New York Times

The New York Times Review

Getting Away From It All, But Still Staying Close By

By MARCELLE S. FISCHLER

Published: November 18, 2001

THERE’S no need to travel far. Getting away from it all, even for just a day or two, is easy. Enjoying the indulgences of a quick respite, the pleasures of the waters, the quaint charms of the Island’s eastern tip, is the province of innkeepers. They won’t let you leave stressed or hungry. Here are three of their stories.

A Country Inn Really on the Water

Guests gathered by the front railing, sipping wine that matched the deepening cherry sunset as the Eastern Star, a 85-foot, double-planked mahogany motor yacht. The rippling water below looked like an Escher painting, twinkling with luminescence.

The night reminded Laurie Smollett Kutscera, hostess, of another starry evening under a harvest moon on a smaller boat years ago. Frank Sinatra was playing and she was enjoying a candlelight dinner with her husband, Nick Kutscera. As ocean waves crashed in the distance off Jones Beach, they talked about Mr. Kutscera’s longtime dream of being a gentleman captain. The Kutsceras frequently entertained on their 28-foot boat, taking friends out for weekend getaways. Why not, they mused, recreate the perfect setting on a larger craft for paying guests? Why not turn their passion into their lives?

”That is kind of how it blossomed not just into the boating business but a private luxury yacht for charter,” said Mrs. Kutscera. For the guests on board recently for a fall foliage tour, it was a gourmet wining and dining mini-vacation.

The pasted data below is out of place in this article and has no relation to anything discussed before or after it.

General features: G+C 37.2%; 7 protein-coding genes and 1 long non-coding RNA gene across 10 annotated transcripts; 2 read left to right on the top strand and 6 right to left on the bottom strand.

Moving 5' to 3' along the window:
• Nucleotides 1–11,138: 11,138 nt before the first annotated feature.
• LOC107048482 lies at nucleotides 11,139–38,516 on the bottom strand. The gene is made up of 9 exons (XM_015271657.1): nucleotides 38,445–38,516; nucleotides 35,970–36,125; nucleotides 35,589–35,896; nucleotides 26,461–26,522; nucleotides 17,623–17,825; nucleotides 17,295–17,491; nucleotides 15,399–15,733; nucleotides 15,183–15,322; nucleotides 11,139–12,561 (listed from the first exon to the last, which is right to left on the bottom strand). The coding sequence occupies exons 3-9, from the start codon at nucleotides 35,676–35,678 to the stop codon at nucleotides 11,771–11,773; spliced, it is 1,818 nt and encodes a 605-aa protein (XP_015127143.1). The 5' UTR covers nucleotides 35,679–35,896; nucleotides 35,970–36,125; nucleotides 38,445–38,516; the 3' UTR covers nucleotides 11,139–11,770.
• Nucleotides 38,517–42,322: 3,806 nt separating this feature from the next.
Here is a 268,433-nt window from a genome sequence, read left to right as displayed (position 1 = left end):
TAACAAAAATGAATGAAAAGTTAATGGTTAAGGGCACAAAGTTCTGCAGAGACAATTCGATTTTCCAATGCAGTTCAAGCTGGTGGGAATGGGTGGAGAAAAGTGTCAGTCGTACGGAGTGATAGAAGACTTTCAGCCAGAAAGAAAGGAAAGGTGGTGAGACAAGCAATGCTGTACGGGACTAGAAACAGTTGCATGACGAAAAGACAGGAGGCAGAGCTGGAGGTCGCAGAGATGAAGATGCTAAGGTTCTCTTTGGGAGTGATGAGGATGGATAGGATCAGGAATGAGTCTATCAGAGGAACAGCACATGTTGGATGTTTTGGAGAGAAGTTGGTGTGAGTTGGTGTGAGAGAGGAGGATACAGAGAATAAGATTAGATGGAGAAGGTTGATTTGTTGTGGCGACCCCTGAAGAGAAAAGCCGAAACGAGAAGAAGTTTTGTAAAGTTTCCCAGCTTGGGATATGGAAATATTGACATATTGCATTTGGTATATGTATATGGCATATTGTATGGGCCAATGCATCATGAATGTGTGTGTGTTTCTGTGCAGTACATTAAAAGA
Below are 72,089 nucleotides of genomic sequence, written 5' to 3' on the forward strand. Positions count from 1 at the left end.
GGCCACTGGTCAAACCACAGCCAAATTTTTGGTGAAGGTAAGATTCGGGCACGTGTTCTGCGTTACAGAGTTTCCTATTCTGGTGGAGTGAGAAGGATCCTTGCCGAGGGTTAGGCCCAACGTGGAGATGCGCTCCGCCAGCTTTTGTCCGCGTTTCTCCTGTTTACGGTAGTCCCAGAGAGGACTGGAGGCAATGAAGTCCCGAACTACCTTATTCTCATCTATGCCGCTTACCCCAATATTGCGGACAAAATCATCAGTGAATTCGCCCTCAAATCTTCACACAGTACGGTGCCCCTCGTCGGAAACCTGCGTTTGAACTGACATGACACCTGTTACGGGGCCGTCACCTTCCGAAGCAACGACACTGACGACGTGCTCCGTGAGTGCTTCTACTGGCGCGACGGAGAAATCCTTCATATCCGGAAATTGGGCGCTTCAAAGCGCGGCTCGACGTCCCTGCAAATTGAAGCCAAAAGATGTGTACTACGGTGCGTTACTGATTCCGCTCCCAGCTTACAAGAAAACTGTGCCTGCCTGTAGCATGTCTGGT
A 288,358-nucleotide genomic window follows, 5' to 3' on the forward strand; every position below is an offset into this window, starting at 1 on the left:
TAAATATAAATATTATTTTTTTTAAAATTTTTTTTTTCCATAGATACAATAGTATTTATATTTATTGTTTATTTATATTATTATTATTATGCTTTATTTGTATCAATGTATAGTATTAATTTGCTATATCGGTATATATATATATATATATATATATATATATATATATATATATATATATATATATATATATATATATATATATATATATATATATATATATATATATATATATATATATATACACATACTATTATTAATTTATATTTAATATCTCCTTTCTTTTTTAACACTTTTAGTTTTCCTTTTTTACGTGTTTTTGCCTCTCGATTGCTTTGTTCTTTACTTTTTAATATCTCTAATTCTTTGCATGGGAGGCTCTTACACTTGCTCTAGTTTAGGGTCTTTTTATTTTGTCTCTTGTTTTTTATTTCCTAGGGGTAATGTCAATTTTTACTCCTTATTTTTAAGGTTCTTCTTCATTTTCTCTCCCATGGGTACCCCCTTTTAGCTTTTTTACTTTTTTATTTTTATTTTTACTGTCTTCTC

It took a year for Mr. Kutscera, who was working weekends as a captain for the Fire Island ferries out of Sayville and doing computer technical support for a pharmaceutical ad agency, to find an old, barnacle-covered, 30-year-old wooden party fishing boat in North Carolina. In 1997, he brought it to a marina in Bay Shore, set up a wood shop on the dock, quit his day job and spent the next three years converting it.

”I pretty much created the boat,” said Mr. Kutscera, 46, an accomplished woodworker who consulted with a naval architect from the Webb Institute in Glen Cove, then gutted the ship. ”I designed it and did a lot of the work myself. I had my hands on every square inch of this boat.”

To make the main level roomier, Mr. Kutscera pushed out the house walls to accommodate a large salon with a comfortable sectional sofa and armchairs, a polished mahogany bar and wood-burning fireplace. A cozy library with oak wainscoting replaced an old concession stand in the forward section and a formal dining room that seats 14 at two cherry tables replaced the former fish scaling area in the stern. Upstairs, he redesigned the pilothouse and added a state of the art navigational system and the couple’s private stateroom.

Mrs. Kutscera, a graphic designer and illustrator, decorated the ship’s interior with navy and beige fabrics to complement the varnished mahogany and resemble a quaint New England country inn, with hand-blown goblets, Lenox china and antique candlesticks in the dining room, sepia prints of old sailing vessels for the walls and an inlaid wood backgammon set for the library.

On the lower deck, where a single fluorescent bulb once lit a cavernous room with 21 bunks for overnight trips, Mr. Kutscera built six staterooms with two semi-private baths. Cushioned lounges, n additional mahogany bar and dining tables are located on the upper deck. And they hired an award-winning on-board chef.

”I kind of look at the yacht as a stage and the play changes with each event,” Mrs. Kutscera said.

”I feel incredibly, incredibly lucky that I’m able to do what I always wanted to do,” Mr. Kutscera said. ”To me yachting is an ¬†experience. I really wanted our guests to see how amazing it is out here on the water.”